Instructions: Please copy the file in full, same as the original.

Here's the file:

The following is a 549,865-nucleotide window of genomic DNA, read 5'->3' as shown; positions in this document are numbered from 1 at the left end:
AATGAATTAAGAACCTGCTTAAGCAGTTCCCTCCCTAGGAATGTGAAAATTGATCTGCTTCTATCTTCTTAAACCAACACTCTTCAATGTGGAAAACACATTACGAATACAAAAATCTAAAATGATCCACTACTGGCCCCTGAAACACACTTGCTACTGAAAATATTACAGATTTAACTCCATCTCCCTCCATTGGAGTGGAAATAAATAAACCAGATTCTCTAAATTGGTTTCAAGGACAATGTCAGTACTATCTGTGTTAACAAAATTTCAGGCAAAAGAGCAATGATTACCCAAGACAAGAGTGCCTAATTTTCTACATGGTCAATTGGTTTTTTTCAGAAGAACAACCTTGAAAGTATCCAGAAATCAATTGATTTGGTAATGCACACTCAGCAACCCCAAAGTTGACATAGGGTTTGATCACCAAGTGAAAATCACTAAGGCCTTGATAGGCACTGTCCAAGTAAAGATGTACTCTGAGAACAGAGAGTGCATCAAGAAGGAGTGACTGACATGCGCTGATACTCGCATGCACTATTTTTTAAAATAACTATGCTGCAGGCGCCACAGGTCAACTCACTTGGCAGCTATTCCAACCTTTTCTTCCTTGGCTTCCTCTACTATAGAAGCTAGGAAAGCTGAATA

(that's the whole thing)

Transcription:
The following is a 549,865-nucleotide window of genomic DNA, read 5'->3' as shown; positions in this document are numbered from 1 at the left end:
AATGAATTAAGAACCTGCTTAAGCAGTTCCCTCCCTAGGAATGTGAAAATTGATCTGCTTCTATCTTCTTAAACCAACACTCTTCAATGTGGAAAACACATTACGAATACAAAAATCTAAAATGATCCACTACTGGCCCCTGAAACACACTTGCTACTGAAAATATTACAGATTTAACTCCATCTCCCTCCATTGGAGTGGAAATAAATAAACCAGATTCTCTAAATTGGTTTCAAGGACAATGTCAGTACTATCTGTGTTAACAAAATTTCAGGCAAAAGAGCAATGATTACCCAAGACAAGAGTGCCTAATTTTCTACATGGTCAATTGGTTTTTTTCAGAAGAACAACCTTGAAAGTATCCAGAAATCAATTGATTTGGTAATGCACACTCAGCAACCCCAAAGTTGACATAGGGTTTGATCACCAAGTGAAAATCACTAAGGCCTTGATAGGCACTGTCCAAGTAAAGATGTACTCTGAGAACAGAGAGTGCATCAAGAAGGAGTGACTGACATGCGCTGATACTCGCATGCACTATTTTTTAAAATAACTATGCTGCAGGCGCCACAGGTCAACTCACTTGGCAGCTATTCCAACCTTTTCTTCCTTGGCTTCCTCTACTATAGAAGCTAGGAAAGCTGAATA